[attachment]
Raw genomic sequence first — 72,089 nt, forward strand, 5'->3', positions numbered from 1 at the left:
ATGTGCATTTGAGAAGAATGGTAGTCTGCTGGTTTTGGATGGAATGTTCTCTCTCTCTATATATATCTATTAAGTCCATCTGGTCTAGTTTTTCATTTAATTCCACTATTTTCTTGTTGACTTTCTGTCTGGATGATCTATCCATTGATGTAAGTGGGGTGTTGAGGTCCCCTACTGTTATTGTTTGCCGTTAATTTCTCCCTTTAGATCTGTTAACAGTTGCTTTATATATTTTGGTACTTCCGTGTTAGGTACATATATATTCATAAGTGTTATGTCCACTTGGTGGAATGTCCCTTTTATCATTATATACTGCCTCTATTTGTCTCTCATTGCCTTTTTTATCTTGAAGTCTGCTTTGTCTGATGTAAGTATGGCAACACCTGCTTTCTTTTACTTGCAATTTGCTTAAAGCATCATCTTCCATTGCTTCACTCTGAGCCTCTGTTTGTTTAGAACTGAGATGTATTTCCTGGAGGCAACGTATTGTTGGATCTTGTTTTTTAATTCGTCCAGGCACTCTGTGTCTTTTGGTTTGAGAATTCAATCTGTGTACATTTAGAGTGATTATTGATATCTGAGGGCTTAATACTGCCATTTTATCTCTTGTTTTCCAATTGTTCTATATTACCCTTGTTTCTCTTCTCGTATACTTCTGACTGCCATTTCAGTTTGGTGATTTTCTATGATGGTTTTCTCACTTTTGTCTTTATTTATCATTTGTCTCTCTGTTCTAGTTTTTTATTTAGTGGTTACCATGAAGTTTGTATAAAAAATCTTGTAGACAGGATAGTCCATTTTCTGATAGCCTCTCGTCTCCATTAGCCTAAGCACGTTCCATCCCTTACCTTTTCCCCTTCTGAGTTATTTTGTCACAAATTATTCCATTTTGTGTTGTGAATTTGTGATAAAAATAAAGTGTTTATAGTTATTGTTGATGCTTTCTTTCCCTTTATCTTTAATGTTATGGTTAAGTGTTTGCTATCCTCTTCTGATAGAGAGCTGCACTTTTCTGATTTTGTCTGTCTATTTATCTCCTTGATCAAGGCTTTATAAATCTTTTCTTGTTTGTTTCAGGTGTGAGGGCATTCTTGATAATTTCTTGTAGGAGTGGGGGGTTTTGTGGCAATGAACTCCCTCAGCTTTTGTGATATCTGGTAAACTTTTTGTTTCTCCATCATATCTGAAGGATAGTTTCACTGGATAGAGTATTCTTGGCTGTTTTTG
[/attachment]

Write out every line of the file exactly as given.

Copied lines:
Raw genomic sequence first — 72,089 nt, forward strand, 5'->3', positions numbered from 1 at the left:
ATGTGCATTTGAGAAGAATGGTAGTCTGCTGGTTTTGGATGGAATGTTCTCTCTCTCTATATATATCTATTAAGTCCATCTGGTCTAGTTTTTCATTTAATTCCACTATTTTCTTGTTGACTTTCTGTCTGGATGATCTATCCATTGATGTAAGTGGGGTGTTGAGGTCCCCTACTGTTATTGTTTGCCGTTAATTTCTCCCTTTAGATCTGTTAACAGTTGCTTTATATATTTTGGTACTTCCGTGTTAGGTACATATATATTCATAAGTGTTATGTCCACTTGGTGGAATGTCCCTTTTATCATTATATACTGCCTCTATTTGTCTCTCATTGCCTTTTTTATCTTGAAGTCTGCTTTGTCTGATGTAAGTATGGCAACACCTGCTTTCTTTTACTTGCAATTTGCTTAAAGCATCATCTTCCATTGCTTCACTCTGAGCCTCTGTTTGTTTAGAACTGAGATGTATTTCCTGGAGGCAACGTATTGTTGGATCTTGTTTTTTAATTCGTCCAGGCACTCTGTGTCTTTTGGTTTGAGAATTCAATCTGTGTACATTTAGAGTGATTATTGATATCTGAGGGCTTAATACTGCCATTTTATCTCTTGTTTTCCAATTGTTCTATATTACCCTTGTTTCTCTTCTCGTATACTTCTGACTGCCATTTCAGTTTGGTGATTTTCTATGATGGTTTTCTCACTTTTGTCTTTATTTATCATTTGTCTCTCTGTTCTAGTTTTTTATTTAGTGGTTACCATGAAGTTTGTATAAAAAATCTTGTAGACAGGATAGTCCATTTTCTGATAGCCTCTCGTCTCCATTAGCCTAAGCACGTTCCATCCCTTACCTTTTCCCCTTCTGAGTTATTTTGTCACAAATTATTCCATTTTGTGTTGTGAATTTGTGATAAAAATAAAGTGTTTATAGTTATTGTTGATGCTTTCTTTCCCTTTATCTTTAATGTTATGGTTAAGTGTTTGCTATCCTCTTCTGATAGAGAGCTGCACTTTTCTGATTTTGTCTGTCTATTTATCTCCTTGATCAAGGCTTTATAAATCTTTTCTTGTTTGTTTCAGGTGTGAGGGCATTCTTGATAATTTCTTGTAGGAGTGGGGGGTTTTGTGGCAATGAACTCCCTCAGCTTTTGTGATATCTGGTAAACTTTTTGTTTCTCCATCATATCTGAAGGATAGTTTCACTGGATAGAGTATTCTTGGCTGTTTTTG